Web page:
Youngsters make waves at anti-scrambler fun day!
Pupils from schools across South Sefton have been shown how to have fun without dangerous scrambler bikes, thanks to Sefton Council and Merseyside Police.
Hundreds of schoolchildren from All Saints, Lander Road, The Grange, English Martyrs and Hatton Hill donned their gym kits and took part in an exhilarating inter-school sports day at Crosby Lakeside recently.
This is the second sports day by Sefton Council and Merseyside Police, designed to highlight the effects scrambler bikes have on local communities and how children can have tons of fun away from the dangerous bikes.
As well as learning about the vehicles, children took part in a host of activities including raft building, bush craft, archery, orienteering, teamwork and problem solving.
Cllr Trish Hardy, Sefton Council’s cabinet member for Communities and Housing said: “This was a fantastic day out for all involved.
“Around 160 schoolchildren took part in the day and our partnership with Merseyside Police is working extremely well to highlight the dangers associated with scrambler bikes and how they can affect local communities.
“By getting involved in the campaign we hope all the young people have learned some valuable lessons and they have now been rewarded with a great day out using our amazing facilities at Crosby Lakeside.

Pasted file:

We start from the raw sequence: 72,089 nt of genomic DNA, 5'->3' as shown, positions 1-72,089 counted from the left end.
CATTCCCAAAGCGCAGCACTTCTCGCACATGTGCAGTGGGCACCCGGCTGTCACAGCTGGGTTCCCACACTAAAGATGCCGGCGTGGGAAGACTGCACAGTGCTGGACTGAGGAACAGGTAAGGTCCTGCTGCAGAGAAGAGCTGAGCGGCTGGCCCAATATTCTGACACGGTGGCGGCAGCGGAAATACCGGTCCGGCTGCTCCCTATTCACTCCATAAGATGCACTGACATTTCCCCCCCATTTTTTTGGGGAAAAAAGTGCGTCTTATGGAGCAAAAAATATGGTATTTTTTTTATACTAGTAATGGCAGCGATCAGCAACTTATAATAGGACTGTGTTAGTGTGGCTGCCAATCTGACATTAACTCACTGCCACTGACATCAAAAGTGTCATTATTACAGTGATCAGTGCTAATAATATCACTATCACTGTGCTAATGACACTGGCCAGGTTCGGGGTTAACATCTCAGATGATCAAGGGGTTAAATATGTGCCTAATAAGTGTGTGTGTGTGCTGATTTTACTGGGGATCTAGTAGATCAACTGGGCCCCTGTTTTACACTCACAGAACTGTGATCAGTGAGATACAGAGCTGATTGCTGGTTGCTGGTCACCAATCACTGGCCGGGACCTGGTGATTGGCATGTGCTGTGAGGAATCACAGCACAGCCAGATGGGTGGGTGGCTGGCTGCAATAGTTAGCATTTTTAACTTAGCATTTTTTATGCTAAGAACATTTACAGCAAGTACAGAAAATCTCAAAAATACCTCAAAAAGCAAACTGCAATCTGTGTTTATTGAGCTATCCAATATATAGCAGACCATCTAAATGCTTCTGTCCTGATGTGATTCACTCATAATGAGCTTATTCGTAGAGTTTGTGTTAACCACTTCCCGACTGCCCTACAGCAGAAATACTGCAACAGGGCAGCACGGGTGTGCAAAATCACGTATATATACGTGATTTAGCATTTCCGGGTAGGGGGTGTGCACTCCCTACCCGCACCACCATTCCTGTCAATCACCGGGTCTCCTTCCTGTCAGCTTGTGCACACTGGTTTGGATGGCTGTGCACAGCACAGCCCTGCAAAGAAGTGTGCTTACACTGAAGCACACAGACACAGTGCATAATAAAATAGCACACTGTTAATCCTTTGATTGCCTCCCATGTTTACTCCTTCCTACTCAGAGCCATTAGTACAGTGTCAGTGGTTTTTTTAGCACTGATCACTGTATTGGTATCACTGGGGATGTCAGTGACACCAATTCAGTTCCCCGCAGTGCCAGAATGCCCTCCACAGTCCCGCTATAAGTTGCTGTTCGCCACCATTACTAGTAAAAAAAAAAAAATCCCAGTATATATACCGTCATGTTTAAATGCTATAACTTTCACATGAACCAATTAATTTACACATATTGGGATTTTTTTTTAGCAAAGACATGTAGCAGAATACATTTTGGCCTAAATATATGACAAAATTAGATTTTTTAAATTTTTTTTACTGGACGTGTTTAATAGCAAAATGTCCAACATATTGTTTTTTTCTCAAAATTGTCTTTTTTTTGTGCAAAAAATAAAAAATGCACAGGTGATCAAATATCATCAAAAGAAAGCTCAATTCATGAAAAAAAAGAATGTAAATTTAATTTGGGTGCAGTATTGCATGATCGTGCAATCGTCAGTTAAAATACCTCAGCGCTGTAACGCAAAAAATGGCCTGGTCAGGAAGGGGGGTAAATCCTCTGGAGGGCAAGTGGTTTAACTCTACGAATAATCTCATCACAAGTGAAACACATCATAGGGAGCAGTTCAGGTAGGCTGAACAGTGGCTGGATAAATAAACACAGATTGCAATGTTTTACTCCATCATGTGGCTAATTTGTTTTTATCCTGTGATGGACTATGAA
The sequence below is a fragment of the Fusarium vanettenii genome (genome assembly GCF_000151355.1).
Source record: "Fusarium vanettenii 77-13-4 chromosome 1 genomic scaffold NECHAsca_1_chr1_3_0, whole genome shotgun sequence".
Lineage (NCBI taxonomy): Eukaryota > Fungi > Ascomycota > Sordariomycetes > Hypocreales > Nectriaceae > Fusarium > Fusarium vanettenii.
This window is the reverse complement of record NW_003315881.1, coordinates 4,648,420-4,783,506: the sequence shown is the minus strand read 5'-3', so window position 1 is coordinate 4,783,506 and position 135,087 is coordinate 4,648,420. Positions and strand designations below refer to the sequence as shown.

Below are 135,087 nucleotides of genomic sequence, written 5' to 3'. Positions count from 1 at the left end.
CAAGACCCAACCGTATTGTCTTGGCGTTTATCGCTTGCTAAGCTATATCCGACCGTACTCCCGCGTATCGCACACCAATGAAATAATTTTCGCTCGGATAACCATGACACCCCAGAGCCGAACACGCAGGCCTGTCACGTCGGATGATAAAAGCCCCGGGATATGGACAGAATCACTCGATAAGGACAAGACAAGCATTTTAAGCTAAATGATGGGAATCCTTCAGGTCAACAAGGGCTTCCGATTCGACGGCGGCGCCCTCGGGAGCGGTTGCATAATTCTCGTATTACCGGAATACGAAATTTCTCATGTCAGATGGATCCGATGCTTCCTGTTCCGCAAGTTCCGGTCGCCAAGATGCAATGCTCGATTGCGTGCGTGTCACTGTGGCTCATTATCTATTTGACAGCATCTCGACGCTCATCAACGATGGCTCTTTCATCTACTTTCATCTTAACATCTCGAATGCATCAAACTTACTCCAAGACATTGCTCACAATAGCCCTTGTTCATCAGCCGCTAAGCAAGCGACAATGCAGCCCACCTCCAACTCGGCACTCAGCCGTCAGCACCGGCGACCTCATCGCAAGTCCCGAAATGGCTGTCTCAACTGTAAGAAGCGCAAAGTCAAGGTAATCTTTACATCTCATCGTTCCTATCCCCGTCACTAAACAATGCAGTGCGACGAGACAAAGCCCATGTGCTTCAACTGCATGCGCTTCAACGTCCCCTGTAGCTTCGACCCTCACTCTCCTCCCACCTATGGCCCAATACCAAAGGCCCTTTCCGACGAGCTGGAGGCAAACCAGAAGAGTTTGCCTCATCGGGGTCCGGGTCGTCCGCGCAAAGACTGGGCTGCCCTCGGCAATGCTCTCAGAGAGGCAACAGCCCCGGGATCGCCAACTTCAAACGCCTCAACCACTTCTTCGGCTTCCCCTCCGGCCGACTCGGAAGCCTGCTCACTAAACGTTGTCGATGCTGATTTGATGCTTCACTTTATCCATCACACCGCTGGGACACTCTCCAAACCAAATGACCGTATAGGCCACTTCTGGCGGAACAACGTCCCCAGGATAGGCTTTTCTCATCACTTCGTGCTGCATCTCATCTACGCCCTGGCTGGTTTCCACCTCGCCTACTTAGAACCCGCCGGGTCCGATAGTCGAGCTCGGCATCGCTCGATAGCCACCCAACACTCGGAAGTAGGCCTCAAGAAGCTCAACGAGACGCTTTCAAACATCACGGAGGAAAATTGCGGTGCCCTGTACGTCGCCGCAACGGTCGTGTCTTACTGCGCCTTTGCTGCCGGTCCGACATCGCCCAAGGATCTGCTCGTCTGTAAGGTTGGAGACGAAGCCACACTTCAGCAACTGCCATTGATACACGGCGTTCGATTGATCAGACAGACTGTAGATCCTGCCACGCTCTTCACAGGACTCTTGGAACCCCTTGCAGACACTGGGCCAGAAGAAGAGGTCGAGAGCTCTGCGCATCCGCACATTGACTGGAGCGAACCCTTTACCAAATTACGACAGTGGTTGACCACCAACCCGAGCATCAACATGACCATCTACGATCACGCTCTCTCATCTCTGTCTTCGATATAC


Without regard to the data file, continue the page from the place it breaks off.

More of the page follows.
“Next the schoolchildren will be taking part in a competition where they have been asked to make a 90 second video about the dangers of becoming involved in scrambler bike activity.
“The winners will be announced at a ceremony at Police Headquarters in December.”
Sefton Neighbourhood Inspector Ian Jones said: “Education and engagement is such an important part of the work we do alongside Sefton Council and our other partners. This inter-school sports day is a brilliant way for children to channel their energy and creativity in a positive way.
“During our yearly scrambler bike initiative, we not only want to show young people the serious dangers and nuisance that scrambler bikes cause across the community, but also encourage them to learn different activities, skills and pursuits.
“The enthusiasm we saw from everyone was great, and this autumn term will see them get involved in all sorts of competitions and activities.”